How are the new rules on Short Term Rentals in San Diego going to effect you? As a homeowner or an investor?
San Diego City Council passed new short-term rental rules on July 16,2018. It states only an owner’s primary residence and or one other unit on the same parcel only can be rented out.
The big question is what happens to all the short-term rental market in Mission Beach? Some of the owners have been renting their units for over 30 years or more? What will happen to all the short-term rentals at the beach now? Property Values? Those questions can’t be answered right away. Right now it is a wait and see situation.
Here is a list of New Rules for Short Term Rentals in the city of San Diego.
1. The ruling limits vacation rentals to only one’s primary residence for 6 months per year
2. These laws are scheduled to go into effect BEFORE July 2019
3. The ruling, restricting short term vacation rentals to only one’s primary residence, is similar to rulings already adopted in San Francisco and New York
4. There are different regulations for renting out a home while the host is present, and the entire home if the host is not present
5. If the owner is not present there is a $949 tax, believed to be the highest in the country. If the owner is staying in the property and hosting, they will not have to pay the tax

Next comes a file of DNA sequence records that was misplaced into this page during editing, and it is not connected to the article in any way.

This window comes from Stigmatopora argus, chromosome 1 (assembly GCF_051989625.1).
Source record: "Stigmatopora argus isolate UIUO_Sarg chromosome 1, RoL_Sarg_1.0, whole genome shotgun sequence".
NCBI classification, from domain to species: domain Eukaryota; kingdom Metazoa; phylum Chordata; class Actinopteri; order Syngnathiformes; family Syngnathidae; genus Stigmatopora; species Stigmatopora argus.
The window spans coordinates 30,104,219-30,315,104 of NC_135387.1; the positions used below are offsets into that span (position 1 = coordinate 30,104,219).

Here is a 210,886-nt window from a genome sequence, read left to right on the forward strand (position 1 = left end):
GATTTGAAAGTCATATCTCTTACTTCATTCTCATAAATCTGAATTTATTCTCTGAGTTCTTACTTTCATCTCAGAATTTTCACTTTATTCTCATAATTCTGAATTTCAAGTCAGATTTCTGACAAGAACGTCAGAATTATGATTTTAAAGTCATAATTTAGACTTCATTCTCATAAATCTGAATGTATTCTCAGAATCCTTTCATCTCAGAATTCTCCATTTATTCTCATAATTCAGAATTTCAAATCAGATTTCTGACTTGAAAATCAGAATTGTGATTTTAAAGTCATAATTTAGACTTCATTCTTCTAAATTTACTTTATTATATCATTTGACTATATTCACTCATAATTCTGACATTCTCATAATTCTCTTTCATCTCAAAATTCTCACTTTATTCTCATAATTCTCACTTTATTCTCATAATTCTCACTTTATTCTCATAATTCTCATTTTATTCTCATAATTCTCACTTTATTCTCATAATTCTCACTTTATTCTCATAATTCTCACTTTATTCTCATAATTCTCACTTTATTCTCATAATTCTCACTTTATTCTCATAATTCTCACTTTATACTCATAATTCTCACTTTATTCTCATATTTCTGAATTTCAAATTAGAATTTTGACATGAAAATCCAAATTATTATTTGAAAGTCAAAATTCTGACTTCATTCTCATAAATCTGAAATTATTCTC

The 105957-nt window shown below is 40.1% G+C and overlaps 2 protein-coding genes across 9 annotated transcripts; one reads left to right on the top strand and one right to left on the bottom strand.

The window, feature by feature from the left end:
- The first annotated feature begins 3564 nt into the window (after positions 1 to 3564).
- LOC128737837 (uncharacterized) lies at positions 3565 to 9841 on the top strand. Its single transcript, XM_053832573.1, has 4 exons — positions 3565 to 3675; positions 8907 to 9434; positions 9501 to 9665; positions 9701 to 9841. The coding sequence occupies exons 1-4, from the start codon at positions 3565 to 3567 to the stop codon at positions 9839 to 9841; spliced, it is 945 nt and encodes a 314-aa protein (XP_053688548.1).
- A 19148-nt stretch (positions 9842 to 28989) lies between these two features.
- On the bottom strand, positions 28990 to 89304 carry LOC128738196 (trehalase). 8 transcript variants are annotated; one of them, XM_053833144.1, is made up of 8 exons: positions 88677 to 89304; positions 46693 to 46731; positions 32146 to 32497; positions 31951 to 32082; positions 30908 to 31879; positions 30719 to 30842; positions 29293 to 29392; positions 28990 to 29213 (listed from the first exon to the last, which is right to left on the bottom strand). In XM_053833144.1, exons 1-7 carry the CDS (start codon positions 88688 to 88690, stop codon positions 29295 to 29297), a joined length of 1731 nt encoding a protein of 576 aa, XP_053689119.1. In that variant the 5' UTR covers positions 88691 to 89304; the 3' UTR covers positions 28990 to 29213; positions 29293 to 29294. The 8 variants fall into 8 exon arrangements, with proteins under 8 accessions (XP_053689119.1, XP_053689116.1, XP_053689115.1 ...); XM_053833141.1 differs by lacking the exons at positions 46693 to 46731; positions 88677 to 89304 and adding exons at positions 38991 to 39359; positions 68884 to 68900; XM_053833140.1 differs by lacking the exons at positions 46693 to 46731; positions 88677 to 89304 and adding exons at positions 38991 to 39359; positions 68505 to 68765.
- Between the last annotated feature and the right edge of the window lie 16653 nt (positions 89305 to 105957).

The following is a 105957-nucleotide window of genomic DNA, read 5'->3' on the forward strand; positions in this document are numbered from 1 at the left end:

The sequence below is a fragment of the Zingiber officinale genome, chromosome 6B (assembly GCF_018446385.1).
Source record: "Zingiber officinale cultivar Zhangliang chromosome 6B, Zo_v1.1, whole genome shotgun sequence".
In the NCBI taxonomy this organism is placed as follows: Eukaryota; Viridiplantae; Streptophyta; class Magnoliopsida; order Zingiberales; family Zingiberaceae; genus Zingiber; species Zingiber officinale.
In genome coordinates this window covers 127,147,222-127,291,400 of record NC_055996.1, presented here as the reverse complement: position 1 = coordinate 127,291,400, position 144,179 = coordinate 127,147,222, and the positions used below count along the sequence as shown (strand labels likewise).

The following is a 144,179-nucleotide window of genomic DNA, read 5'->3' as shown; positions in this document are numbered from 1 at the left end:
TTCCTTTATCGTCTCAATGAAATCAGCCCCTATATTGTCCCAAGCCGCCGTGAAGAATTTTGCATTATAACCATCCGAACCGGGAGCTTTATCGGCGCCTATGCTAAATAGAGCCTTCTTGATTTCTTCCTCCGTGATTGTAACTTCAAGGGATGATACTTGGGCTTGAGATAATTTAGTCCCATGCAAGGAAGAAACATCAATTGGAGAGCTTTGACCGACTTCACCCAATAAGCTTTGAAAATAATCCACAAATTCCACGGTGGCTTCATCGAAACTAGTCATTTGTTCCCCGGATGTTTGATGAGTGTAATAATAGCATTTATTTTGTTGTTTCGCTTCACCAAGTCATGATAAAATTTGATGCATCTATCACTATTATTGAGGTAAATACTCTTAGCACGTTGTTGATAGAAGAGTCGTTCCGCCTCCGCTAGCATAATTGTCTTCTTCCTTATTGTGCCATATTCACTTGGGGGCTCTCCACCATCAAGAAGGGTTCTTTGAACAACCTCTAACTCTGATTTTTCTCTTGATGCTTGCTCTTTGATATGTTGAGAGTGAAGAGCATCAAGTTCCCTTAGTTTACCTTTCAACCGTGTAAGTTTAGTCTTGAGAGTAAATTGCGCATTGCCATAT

6. If a property is a legal duplex, the second unit CAN also be used as a vacation rental. If the property has a granny flat, under the current ruling, it cannot be used as a vacation rental
7. Short-term rental hosts will also have to pay an affordable housing fee of $3.96 for whole-home rentals and $2.73 for those renting out a room in their home while they are present
8. “Ground zero” is Mission Beach. In a surprising move, it was not exempt or “grandfathered in.” It’s believed that are anywhere from 1,100-1,500 vacation rental units. 44% of housing is vacation rentals
9. It’s believed that there are currently over 11,000 vacation rentals in San Diego county
10. A glimmer of hope for the pro-vacation rental constituents is that the Coastal Commission, which governs the coast line had historically been pro- vacation rental. Their stance has been that vacation rentals play a large part in making the beach an affordable option for those whom otherwise would have to pay for pricy hotels. They will have to approve of this ruling as well.
11. The Coastal Commission will meet in October. A representative has made it clear the coastal commission has not had a chance to review the exact ruling yet.
12. Heavy fines will be issued for violators. Fines and compliance will also regulate online platforms who do not ensure that hosts are registered
13. The city will create a database to track license and registration and launch a new complaint hotline or mobile app for residents to report violations to the city’s rules.
14. If a host receives complaints, the first is considered a warning, the second may result in a citation, and the third in a 12-month period could result in their license being revoked.
15. Those who fail to register their properties could face daily fines starting at $2,500 per violation.
16. Revenues from the tax will be used to pay to enforce the new rules, and there will be a 24 hour complaint hotline (not online yet)
If you want more information on the new rules for short term rentals in San Diego, call or text me at 619.980.2738! Or do you have a property you wish to buy or sell? Call me!